A small group of Elks’ ladies began meeting together in 1917 to wrap bandages for World War I. They enjoyed the sociability, and at the same time felt the joy of accomplishment. The combination of assisting others and enjoying good fellowship appealed to other women, and a community group came together.
Fifteen members of a group of ladies in Providence, Rhode Island, related to members of the Benevolent and Protective Order of Elks, who were active under the name of “Emblem Club”, developed the idea of a national organization of such groups. The organization was chartered in the State of Rhode Island as the Supreme Emblem Club of the United States of America by Esther A. Sweeney, Mary T. Duffy, Alice Farrell, Mary L. Clark and Charlotte O’Connor of the “Original Fifteen”, on April 27, 1926.
During the first year, nine Clubs were formed in four of the six New England States. Today, Emblem Clubs are in all six of the New England States. Growth has been steady on the east coast, and on the west coast since 1932, when the first Club in the west was organized.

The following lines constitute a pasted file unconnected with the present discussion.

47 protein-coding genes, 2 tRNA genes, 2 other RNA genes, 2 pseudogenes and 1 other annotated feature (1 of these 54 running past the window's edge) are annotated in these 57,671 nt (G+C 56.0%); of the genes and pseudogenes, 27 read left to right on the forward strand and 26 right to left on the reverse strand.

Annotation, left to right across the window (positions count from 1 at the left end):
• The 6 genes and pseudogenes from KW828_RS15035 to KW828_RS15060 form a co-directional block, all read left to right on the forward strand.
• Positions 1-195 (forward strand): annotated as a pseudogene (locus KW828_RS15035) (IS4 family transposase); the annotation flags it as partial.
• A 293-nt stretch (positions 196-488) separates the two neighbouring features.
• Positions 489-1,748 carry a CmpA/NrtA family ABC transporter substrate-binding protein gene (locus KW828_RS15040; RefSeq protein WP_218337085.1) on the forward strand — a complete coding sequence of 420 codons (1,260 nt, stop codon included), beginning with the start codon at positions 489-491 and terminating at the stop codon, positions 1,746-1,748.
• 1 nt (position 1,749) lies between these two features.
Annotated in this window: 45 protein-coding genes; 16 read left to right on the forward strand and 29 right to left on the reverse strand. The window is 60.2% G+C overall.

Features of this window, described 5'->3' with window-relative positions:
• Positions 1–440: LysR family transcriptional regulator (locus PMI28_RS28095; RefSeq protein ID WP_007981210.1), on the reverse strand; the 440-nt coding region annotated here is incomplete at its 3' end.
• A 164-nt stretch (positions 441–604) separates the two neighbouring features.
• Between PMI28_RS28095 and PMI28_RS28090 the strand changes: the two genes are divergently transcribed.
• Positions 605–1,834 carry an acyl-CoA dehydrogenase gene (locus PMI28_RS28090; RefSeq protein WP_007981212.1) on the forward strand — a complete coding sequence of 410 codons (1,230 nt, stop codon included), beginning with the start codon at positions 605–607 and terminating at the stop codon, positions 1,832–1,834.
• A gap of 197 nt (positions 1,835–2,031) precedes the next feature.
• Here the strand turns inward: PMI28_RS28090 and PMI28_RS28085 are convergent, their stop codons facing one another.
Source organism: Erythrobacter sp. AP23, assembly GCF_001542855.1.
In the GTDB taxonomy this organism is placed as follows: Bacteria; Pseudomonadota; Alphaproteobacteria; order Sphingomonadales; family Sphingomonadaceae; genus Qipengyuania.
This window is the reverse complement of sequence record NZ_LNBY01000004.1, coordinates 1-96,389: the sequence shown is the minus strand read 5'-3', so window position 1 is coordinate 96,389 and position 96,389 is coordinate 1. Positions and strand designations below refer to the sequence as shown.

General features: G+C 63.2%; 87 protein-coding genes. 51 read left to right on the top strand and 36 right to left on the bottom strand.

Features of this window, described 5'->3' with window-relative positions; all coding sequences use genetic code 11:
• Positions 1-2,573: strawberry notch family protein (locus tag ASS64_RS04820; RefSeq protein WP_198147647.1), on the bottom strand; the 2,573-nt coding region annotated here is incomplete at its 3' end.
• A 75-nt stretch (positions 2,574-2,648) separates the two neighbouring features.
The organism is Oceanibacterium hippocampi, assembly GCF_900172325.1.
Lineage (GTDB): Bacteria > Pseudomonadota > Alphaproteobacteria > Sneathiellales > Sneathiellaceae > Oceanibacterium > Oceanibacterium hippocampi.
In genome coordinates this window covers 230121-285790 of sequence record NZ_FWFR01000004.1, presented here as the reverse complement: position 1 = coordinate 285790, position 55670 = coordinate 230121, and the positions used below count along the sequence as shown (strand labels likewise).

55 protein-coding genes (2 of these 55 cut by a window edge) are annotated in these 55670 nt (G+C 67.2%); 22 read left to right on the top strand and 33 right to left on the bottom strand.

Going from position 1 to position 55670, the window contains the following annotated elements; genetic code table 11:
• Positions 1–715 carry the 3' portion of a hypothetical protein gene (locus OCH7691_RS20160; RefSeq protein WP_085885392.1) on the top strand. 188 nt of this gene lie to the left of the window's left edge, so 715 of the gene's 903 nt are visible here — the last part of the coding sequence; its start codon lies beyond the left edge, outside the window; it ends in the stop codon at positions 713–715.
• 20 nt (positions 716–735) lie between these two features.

Today, Emblem Clubs are located in every section of our Country, and the organization is continuously progressing in the charitable works whereby it was organized. Emblem Club members are of many diverse talents, abilities, and ages, all of whom combine to make Emblem a very special national organization.
Emblem Club members are recognized for the charity work they do in their communities, scholarships they provide, their dedication to patriotism, and their support of the Elks and our Veterans.